Magnetic resonance angiography reveals increased arterial blood supply and tumorigenesis following high fat feeding in a mouse model of triple-negative breast cancer

Devkumar Mustafi, Rebecca Valek, Michael Fitch, Victoria Werner, Xiaobing Fan, Erica Markiewicz, Sully Fernandez, Marta Zamora, Jeffrey Mueller, Olufunmilayo I. Olopade, Suzanne D. Conzen, Matthew J. Brady, Gregory S. Karczmar

Research output: Contribution to journalArticle

Abstract

Breast cancer is the second most commonly diagnosed malignancy among women globally. Past MRI studies have linked a high animal fat diet (HAFD) to increased mammary cancer risk in the SV40Tag mouse model of triple-negative breast cancer. Here, serial MRI examines tumor progression and measures the arterial blood volume feeding mammary glands in low fat diet (LFD) or HAFD fed mice. Virgin female C3(1)SV40Tag mice (n = 8), weaned at 3 weeks old, were assigned to an LFD (n = 4, 3.7 kcal/g, 17.2% kcal from vegetable oil) or an HAFD (n = 4, 5.3 kcal/g, 60% kcal from lard) group. From ages 8 to 12 weeks, weekly fast spin echo MR images and time-of-flight (TOF) MR angiography of inguinal mammary glands were acquired at 9.4 T. Following in vivo MRI, mice were sacrificed. Inguinal mammary glands were excised and fixed for ex vivo MRI and histology. Tumor, blood, and mammary gland volumes for each time point were measured from manually traced regions of interest; tumors were classified as invasive by histopathology-blinded observers. Our analysis confirmed a strong correlation between total tumor volume and blood volume in the mammary gland. Tumor growth rates from weeks 8-12 were twice as high in HAFD-fed mice (0.42 ± 0.14/week) as in LFD-fed mice (0.21 ± 0.03/week), p < 0.004. Mammary gland blood volume growth rate was 2.2 times higher in HAFD mice (0.29 ± 0.11/week) compared with LFD mice (0.13 ± 0.06/week), p < 0.02. The mammary gland growth rate of HAFD-fed mice (0.071 ± 0.011/week) was 2.7 times larger than that of LFD-fed mice (0.026 ± 0.009/week), p < 0.01. This is the first non-invasive, in vivo MRI study to demonstrate a strong correlation between an HAFD and increased cancer burden and blood volume in mammary cancer without using contrast agents, strengthening the evidence supporting the adverse effects of an HAFD on mammary cancer. These results support the potential future use of TOF angiography to evaluate vasculature of suspicious lesions.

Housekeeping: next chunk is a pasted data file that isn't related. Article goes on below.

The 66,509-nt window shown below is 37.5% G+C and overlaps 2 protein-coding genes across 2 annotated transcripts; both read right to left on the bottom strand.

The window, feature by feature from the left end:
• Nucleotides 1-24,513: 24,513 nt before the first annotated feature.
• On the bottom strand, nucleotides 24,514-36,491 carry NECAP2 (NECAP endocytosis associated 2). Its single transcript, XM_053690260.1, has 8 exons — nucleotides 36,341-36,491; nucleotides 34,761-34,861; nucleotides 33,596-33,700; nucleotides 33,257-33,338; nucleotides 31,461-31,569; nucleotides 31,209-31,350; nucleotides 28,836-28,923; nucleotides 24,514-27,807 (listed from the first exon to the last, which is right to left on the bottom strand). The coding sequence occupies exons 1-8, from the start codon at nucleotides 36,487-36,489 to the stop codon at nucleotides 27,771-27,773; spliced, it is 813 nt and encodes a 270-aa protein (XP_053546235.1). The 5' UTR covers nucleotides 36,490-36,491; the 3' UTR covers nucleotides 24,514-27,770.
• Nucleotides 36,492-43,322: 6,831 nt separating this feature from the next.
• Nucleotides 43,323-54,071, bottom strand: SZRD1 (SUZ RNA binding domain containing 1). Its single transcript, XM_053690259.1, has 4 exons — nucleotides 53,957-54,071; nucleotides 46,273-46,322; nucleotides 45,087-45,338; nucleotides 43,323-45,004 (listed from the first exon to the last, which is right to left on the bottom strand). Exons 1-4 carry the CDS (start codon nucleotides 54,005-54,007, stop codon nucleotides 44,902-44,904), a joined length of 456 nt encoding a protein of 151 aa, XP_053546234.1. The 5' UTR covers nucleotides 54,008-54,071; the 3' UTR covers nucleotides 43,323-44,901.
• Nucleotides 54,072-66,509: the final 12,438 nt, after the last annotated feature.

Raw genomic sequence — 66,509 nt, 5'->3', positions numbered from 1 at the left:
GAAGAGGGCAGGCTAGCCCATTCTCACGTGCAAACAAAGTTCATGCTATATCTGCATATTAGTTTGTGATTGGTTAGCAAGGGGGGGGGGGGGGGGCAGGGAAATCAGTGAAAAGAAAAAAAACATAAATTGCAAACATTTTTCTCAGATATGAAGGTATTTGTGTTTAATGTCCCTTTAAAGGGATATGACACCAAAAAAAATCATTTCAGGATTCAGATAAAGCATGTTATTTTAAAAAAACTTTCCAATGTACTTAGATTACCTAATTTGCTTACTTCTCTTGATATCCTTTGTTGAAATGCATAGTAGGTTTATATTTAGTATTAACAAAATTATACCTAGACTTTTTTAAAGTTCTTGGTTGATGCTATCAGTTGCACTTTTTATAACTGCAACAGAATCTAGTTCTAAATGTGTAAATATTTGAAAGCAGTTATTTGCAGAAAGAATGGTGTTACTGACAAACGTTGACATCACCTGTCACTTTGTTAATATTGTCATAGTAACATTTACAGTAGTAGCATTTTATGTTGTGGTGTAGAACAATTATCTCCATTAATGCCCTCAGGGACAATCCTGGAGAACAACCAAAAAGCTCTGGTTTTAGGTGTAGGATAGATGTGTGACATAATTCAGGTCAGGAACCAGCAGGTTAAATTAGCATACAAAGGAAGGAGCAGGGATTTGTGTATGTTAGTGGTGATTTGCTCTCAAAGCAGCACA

Original languageEnglish (US)
Article numbere4363
JournalNMR in biomedicine
Volume33
Issue number10
DOIs
StateAccepted/In press - 2020

Keywords

  • MR angiography
  • MRI
  • high animal fat diet (HAFD)
  • mouse mammary cancers
  • triple-negative breast cancer (TNBC)

ASJC Scopus subject areas

  • Molecular Medicine
  • Radiology Nuclear Medicine and imaging
  • Spectroscopy

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    Mustafi, D., Valek, R., Fitch, M., Werner, V., Fan, X., Markiewicz, E., Fernandez, S., Zamora, M., Mueller, J., Olopade, O. I., Conzen, S. D., Brady, M. J., & Karczmar, G. S. (Accepted/In press). Magnetic resonance angiography reveals increased arterial blood supply and tumorigenesis following high fat feeding in a mouse model of triple-negative breast cancer. NMR in biomedicine, 33(10), [e4363]. https://doi.org/10.1002/nbm.4363